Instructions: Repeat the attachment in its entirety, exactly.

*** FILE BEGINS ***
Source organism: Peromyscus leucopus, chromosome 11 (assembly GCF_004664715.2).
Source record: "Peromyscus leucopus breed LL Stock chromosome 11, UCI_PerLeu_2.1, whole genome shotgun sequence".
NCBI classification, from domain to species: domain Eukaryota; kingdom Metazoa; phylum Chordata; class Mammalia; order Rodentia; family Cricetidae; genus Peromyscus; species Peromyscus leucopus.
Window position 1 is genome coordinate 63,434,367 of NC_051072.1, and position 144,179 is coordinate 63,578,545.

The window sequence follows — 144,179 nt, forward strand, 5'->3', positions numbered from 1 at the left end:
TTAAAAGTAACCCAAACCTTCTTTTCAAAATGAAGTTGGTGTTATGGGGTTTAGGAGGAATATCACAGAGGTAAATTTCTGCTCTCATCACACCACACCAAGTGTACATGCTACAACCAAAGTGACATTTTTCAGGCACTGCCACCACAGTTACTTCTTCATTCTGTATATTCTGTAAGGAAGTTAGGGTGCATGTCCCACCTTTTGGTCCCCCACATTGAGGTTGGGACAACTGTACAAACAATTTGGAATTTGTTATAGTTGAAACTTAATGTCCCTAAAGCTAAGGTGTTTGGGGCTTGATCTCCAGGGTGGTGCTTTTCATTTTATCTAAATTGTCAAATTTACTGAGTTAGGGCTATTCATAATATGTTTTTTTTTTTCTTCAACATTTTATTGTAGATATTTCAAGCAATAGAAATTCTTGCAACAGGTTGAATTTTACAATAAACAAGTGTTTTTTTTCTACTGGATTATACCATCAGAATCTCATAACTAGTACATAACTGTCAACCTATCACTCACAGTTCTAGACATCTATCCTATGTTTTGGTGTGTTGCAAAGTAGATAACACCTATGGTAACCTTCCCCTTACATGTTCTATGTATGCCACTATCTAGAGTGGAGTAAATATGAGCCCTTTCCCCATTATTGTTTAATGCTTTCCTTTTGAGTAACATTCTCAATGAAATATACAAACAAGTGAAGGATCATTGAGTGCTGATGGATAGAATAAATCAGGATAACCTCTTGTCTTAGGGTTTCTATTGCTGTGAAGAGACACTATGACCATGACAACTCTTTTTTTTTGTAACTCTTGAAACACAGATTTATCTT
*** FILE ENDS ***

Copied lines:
Source organism: Peromyscus leucopus, chromosome 11 (assembly GCF_004664715.2).
Source record: "Peromyscus leucopus breed LL Stock chromosome 11, UCI_PerLeu_2.1, whole genome shotgun sequence".
NCBI classification, from domain to species: domain Eukaryota; kingdom Metazoa; phylum Chordata; class Mammalia; order Rodentia; family Cricetidae; genus Peromyscus; species Peromyscus leucopus.
Window position 1 is genome coordinate 63,434,367 of NC_051072.1, and position 144,179 is coordinate 63,578,545.

The window sequence follows — 144,179 nt, forward strand, 5'->3', positions numbered from 1 at the left end:
TTAAAAGTAACCCAAACCTTCTTTTCAAAATGAAGTTGGTGTTATGGGGTTTAGGAGGAATATCACAGAGGTAAATTTCTGCTCTCATCACACCACACCAAGTGTACATGCTACAACCAAAGTGACATTTTTCAGGCACTGCCACCACAGTTACTTCTTCATTCTGTATATTCTGTAAGGAAGTTAGGGTGCATGTCCCACCTTTTGGTCCCCCACATTGAGGTTGGGACAACTGTACAAACAATTTGGAATTTGTTATAGTTGAAACTTAATGTCCCTAAAGCTAAGGTGTTTGGGGCTTGATCTCCAGGGTGGTGCTTTTCATTTTATCTAAATTGTCAAATTTACTGAGTTAGGGCTATTCATAATATGTTTTTTTTTTTCTTCAACATTTTATTGTAGATATTTCAAGCAATAGAAATTCTTGCAACAGGTTGAATTTTACAATAAACAAGTGTTTTTTTTCTACTGGATTATACCATCAGAATCTCATAACTAGTACATAACTGTCAACCTATCACTCACAGTTCTAGACATCTATCCTATGTTTTGGTGTGTTGCAAAGTAGATAACACCTATGGTAACCTTCCCCTTACATGTTCTATGTATGCCACTATCTAGAGTGGAGTAAATATGAGCCCTTTCCCCATTATTGTTTAATGCTTTCCTTTTGAGTAACATTCTCAATGAAATATACAAACAAGTGAAGGATCATTGAGTGCTGATGGATAGAATAAATCAGGATAACCTCTTGTCTTAGGGTTTCTATTGCTGTGAAGAGACACTATGACCATGACAACTCTTTTTTTTTGTAACTCTTGAAACACAGATTTATCTT